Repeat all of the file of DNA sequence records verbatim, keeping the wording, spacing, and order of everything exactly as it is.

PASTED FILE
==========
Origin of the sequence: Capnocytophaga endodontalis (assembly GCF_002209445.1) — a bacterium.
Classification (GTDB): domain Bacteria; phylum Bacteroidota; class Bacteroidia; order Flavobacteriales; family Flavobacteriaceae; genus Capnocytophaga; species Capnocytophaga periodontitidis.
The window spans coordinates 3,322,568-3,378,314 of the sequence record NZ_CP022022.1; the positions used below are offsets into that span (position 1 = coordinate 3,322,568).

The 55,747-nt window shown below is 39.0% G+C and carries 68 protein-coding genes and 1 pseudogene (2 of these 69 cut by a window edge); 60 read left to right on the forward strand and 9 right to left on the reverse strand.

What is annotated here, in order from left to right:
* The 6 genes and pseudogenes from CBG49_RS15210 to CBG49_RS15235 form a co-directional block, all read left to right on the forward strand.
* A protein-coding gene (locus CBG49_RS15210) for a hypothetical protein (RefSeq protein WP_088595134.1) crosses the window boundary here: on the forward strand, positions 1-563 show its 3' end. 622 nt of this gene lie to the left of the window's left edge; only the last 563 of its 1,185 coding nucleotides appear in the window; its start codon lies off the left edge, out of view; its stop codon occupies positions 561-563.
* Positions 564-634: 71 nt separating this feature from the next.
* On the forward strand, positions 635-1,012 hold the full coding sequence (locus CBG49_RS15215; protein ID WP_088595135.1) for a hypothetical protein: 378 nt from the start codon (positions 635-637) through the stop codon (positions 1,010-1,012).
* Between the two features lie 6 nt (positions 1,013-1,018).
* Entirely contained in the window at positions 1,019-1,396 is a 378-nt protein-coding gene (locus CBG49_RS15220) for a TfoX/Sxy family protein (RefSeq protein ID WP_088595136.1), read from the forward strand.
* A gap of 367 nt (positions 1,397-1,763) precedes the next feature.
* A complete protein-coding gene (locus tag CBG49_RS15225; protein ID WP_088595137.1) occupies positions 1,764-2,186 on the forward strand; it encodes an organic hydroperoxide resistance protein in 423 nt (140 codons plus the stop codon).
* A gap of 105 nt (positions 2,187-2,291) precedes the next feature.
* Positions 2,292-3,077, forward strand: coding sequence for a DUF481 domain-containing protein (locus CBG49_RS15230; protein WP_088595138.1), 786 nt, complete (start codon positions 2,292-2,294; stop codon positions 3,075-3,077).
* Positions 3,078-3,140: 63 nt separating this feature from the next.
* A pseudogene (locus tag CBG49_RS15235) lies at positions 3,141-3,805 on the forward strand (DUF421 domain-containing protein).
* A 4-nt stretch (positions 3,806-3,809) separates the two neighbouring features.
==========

Origin of the sequence: Capnocytophaga endodontalis (assembly GCF_002209445.1) — a bacterium.
Classification (GTDB): domain Bacteria; phylum Bacteroidota; class Bacteroidia; order Flavobacteriales; family Flavobacteriaceae; genus Capnocytophaga; species Capnocytophaga periodontitidis.
The window spans coordinates 3,322,568-3,378,314 of the sequence record NZ_CP022022.1; the positions used below are offsets into that span (position 1 = coordinate 3,322,568).

The 55,747-nt window shown below is 39.0% G+C and carries 68 protein-coding genes and 1 pseudogene (2 of these 69 cut by a window edge); 60 read left to right on the forward strand and 9 right to left on the reverse strand.

What is annotated here, in order from left to right:
* The 6 genes and pseudogenes from CBG49_RS15210 to CBG49_RS15235 form a co-directional block, all read left to right on the forward strand.
* A protein-coding gene (locus CBG49_RS15210) for a hypothetical protein (RefSeq protein WP_088595134.1) crosses the window boundary here: on the forward strand, positions 1-563 show its 3' end. 622 nt of this gene lie to the left of the window's left edge; only the last 563 of its 1,185 coding nucleotides appear in the window; its start codon lies off the left edge, out of view; its stop codon occupies positions 561-563.
* Positions 564-634: 71 nt separating this feature from the next.
* On the forward strand, positions 635-1,012 hold the full coding sequence (locus CBG49_RS15215; protein ID WP_088595135.1) for a hypothetical protein: 378 nt from the start codon (positions 635-637) through the stop codon (positions 1,010-1,012).
* Between the two features lie 6 nt (positions 1,013-1,018).
* Entirely contained in the window at positions 1,019-1,396 is a 378-nt protein-coding gene (locus CBG49_RS15220) for a TfoX/Sxy family protein (RefSeq protein ID WP_088595136.1), read from the forward strand.
* A gap of 367 nt (positions 1,397-1,763) precedes the next feature.
* A complete protein-coding gene (locus tag CBG49_RS15225; protein ID WP_088595137.1) occupies positions 1,764-2,186 on the forward strand; it encodes an organic hydroperoxide resistance protein in 423 nt (140 codons plus the stop codon).
* A gap of 105 nt (positions 2,187-2,291) precedes the next feature.
* Positions 2,292-3,077, forward strand: coding sequence for a DUF481 domain-containing protein (locus CBG49_RS15230; protein WP_088595138.1), 786 nt, complete (start codon positions 2,292-2,294; stop codon positions 3,075-3,077).
* Positions 3,078-3,140: 63 nt separating this feature from the next.
* A pseudogene (locus tag CBG49_RS15235) lies at positions 3,141-3,805 on the forward strand (DUF421 domain-containing protein).
* A 4-nt stretch (positions 3,806-3,809) separates the two neighbouring features.